At the moment there’s not a lot of great information about a possible new flu strain originating in Asia. It’s also flu season (which is October-May, not just the winter season) in the Northern Hemisphere, and there are a lot of facts available about traditional flu, though there’s not much knowledge among the general population about it other than it’s something we don’t want to get. In this article we’ll revisit some of those key facts and remind you about how to stay healthy this flu season.
What is the flu?
The flu, also known as influenza, is a contagious respiratory illness which affects the nose, throat, and lungs and can, in certain circumstances, lead to death. The flu shares some overlapping symptoms with a cold (which is also a respiratory illness), but flu symptoms are always far more intense. Those symptoms include, but are not limited to:
- sore throat
- runny/stuff nose
- muscle/body aches
- general fatigue
and most often in children, vomiting and diarrhea. In fact, children under 18 are twice as likely to get the flu than people over the age of 65.
How can you get it?
On average, 8% of the US population contracts a form of the flu every single year. You are most contagious in the first 3-4 days after displaying symptoms, but you’re also contagious the day before you start displaying symptoms as well. You are most likely to contract the disease from someone who has refused to stay home despite experiencing symptoms, or touching a surface that such a person has recently touched.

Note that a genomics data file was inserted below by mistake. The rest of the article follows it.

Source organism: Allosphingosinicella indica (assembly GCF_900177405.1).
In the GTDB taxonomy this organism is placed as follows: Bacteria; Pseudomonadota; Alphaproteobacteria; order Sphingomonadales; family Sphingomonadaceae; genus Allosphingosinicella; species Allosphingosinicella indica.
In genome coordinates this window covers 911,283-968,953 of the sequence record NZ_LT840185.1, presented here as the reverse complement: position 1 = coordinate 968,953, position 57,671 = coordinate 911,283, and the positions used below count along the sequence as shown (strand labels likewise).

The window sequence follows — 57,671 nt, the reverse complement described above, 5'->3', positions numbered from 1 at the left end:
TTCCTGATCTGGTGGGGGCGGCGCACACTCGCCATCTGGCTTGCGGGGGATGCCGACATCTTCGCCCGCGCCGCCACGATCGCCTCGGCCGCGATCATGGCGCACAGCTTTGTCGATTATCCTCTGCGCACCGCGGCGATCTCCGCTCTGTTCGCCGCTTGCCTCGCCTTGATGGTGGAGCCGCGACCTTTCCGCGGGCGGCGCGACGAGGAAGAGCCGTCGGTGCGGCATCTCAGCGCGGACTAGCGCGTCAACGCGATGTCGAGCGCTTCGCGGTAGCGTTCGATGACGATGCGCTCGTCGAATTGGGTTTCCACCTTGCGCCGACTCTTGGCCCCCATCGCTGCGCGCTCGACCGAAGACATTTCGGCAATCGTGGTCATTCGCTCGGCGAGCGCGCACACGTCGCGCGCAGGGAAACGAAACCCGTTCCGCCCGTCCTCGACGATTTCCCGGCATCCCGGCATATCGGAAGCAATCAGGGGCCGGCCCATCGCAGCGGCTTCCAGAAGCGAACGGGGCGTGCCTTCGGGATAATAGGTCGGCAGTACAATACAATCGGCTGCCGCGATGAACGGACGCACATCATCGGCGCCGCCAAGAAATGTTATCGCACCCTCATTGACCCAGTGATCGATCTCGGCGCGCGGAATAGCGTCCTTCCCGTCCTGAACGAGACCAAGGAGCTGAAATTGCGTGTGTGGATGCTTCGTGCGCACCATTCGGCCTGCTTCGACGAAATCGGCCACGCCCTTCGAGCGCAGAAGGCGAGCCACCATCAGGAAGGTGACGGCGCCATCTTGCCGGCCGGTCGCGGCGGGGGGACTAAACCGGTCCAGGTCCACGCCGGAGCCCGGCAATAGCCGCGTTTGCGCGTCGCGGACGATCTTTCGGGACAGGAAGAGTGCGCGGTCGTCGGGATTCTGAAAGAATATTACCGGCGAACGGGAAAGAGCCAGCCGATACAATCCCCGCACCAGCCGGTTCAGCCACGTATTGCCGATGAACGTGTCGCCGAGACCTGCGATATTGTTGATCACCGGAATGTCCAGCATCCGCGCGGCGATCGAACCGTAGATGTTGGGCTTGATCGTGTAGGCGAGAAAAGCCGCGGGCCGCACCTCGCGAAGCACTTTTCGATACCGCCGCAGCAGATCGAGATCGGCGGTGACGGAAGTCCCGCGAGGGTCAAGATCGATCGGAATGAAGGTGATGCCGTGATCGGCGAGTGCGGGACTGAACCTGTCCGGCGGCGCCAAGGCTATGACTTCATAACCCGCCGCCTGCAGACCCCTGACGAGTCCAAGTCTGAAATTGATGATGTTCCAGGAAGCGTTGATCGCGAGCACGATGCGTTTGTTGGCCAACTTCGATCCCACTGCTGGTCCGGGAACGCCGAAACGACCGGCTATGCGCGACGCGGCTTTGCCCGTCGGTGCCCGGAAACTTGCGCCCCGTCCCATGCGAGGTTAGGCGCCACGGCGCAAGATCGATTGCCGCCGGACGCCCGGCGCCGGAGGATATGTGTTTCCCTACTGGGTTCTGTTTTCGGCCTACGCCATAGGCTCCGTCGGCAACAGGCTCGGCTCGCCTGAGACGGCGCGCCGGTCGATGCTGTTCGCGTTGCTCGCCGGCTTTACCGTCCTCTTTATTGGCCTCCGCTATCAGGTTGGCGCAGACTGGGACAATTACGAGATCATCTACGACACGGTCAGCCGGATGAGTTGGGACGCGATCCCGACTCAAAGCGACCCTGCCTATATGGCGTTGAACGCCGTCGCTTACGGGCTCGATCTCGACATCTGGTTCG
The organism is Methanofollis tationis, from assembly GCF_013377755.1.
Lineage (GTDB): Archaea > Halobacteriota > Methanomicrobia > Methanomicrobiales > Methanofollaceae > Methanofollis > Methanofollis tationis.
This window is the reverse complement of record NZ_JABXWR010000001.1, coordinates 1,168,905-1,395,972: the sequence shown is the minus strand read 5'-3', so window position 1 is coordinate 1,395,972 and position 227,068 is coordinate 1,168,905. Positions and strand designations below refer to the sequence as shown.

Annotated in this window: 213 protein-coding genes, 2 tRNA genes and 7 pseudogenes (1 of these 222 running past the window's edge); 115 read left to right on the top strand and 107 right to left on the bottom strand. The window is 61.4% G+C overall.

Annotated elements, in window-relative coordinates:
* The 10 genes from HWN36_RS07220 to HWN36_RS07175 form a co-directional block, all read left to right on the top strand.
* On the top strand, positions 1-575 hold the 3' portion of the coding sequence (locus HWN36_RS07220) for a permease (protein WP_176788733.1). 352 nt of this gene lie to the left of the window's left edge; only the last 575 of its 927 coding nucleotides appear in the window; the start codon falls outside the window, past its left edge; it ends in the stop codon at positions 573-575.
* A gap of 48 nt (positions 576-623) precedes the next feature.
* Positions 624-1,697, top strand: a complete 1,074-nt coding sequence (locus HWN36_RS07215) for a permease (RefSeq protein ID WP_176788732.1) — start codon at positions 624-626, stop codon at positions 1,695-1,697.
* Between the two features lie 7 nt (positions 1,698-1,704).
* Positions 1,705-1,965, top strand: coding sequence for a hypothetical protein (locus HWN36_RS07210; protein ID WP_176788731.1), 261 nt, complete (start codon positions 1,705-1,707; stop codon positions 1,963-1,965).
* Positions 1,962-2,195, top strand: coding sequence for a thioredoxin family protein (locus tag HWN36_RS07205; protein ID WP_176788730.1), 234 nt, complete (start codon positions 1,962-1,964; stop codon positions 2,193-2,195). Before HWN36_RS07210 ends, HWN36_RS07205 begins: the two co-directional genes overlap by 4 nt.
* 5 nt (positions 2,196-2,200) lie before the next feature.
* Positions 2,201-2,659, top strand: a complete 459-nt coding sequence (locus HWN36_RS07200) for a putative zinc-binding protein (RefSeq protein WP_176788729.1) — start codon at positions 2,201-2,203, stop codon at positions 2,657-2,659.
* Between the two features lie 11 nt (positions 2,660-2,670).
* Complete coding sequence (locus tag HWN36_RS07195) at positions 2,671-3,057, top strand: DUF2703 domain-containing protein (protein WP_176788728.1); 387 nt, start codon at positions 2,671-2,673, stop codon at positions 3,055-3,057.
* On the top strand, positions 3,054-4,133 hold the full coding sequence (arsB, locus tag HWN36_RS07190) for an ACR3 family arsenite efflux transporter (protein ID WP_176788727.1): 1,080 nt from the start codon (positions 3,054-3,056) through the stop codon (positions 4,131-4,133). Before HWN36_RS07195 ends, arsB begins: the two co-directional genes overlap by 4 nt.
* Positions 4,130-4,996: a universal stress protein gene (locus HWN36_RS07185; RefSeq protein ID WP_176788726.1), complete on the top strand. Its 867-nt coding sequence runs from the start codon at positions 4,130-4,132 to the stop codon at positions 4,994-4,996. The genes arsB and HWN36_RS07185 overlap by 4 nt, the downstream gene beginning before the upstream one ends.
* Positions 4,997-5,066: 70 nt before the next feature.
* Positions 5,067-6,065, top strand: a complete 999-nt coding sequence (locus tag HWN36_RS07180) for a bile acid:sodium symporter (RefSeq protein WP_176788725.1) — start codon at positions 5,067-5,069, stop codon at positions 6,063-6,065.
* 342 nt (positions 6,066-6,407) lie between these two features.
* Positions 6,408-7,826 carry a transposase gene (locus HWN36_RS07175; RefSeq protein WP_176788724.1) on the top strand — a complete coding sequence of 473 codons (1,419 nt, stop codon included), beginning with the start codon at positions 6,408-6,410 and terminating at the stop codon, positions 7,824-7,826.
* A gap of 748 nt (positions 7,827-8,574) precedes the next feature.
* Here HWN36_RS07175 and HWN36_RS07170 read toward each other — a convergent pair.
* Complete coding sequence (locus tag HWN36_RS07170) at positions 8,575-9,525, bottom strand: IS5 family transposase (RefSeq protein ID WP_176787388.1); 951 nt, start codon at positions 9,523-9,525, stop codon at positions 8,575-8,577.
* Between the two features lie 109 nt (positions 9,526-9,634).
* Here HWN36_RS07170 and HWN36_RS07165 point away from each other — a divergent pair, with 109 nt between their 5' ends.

While getting a flu shot can help, it is by no means a sure thing, as not only can it take up to two weeks for the antibodies to develop in your system, the bet is around the strain of virus that has been identified as most likely to be circulating that year, but you may contract a different variety. Staying away from sick people and washing your hands more frequently than you are accustomed to are simple and effective measures to help steer you clear.
How do you get through it?
Our soft age demands easy fixes, but more often than not, the flu simply has to be gotten through rather than beaten with some special medicine. You can take antiviral drugs, but you will need a prescription for these. Antiviral drugs can lessen the fever and other symptoms, as well as shorten your time of illness by up to a day. The traditional measures – sleep, chicken noodle soup, green tea – help by giving your body the time and space it needs to do what it does best: manufacture antibodies specifically designed to take down the virus that has infected you. Often some of the swelling and worsening of symptoms is due precisely to your body trying to heal itself, which is why often it has to get a little worse before things get better.
In the meantime, stay patient, be grateful to live in the first world where you can access medicine easily and get the rest you need to heal. And in those moments in which you’re feeling better, catch up on some movies or TV shows you’ve been meaning to watch.
Do you have any traditional home remedies to combat the flu? Share them in the comments below.